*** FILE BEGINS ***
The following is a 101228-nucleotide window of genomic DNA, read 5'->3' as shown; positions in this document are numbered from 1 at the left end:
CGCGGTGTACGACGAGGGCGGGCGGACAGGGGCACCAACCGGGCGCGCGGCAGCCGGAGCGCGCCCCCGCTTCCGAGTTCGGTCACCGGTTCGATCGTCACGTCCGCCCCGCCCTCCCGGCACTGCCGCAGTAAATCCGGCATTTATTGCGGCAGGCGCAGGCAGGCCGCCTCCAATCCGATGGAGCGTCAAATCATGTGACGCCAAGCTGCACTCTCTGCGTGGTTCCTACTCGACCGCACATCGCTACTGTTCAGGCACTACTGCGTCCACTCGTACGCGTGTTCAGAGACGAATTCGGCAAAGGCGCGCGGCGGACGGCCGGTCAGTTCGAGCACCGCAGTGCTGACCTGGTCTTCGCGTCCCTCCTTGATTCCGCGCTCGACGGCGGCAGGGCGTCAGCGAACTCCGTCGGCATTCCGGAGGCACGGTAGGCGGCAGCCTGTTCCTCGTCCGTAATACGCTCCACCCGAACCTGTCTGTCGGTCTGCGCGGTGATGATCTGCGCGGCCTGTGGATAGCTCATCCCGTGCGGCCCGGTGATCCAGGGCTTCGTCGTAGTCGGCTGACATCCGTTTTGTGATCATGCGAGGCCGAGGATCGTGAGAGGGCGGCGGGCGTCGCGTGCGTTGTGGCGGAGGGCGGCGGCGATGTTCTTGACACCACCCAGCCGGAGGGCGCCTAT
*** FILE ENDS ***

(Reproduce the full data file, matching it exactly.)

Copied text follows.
The following is a 101228-nucleotide window of genomic DNA, read 5'->3' as shown; positions in this document are numbered from 1 at the left end:
CGCGGTGTACGACGAGGGCGGGCGGACAGGGGCACCAACCGGGCGCGCGGCAGCCGGAGCGCGCCCCCGCTTCCGAGTTCGGTCACCGGTTCGATCGTCACGTCCGCCCCGCCCTCCCGGCACTGCCGCAGTAAATCCGGCATTTATTGCGGCAGGCGCAGGCAGGCCGCCTCCAATCCGATGGAGCGTCAAATCATGTGACGCCAAGCTGCACTCTCTGCGTGGTTCCTACTCGACCGCACATCGCTACTGTTCAGGCACTACTGCGTCCACTCGTACGCGTGTTCAGAGACGAATTCGGCAAAGGCGCGCGGCGGACGGCCGGTCAGTTCGAGCACCGCAGTGCTGACCTGGTCTTCGCGTCCCTCCTTGATTCCGCGCTCGACGGCGGCAGGGCGTCAGCGAACTCCGTCGGCATTCCGGAGGCACGGTAGGCGGCAGCCTGTTCCTCGTCCGTAATACGCTCCACCCGAACCTGTCTGTCGGTCTGCGCGGTGATGATCTGCGCGGCCTGTGGATAGCTCATCCCGTGCGGCCCGGTGATCCAGGGCTTCGTCGTAGTCGGCTGACATCCGTTTTGTGATCATGCGAGGCCGAGGATCGTGAGAGGGCGGCGGGCGTCGCGTGCGTTGTGGCGGAGGGCGGCGGCGATGTTCTTGACACCACCCAGCCGGAGGGCGCCTAT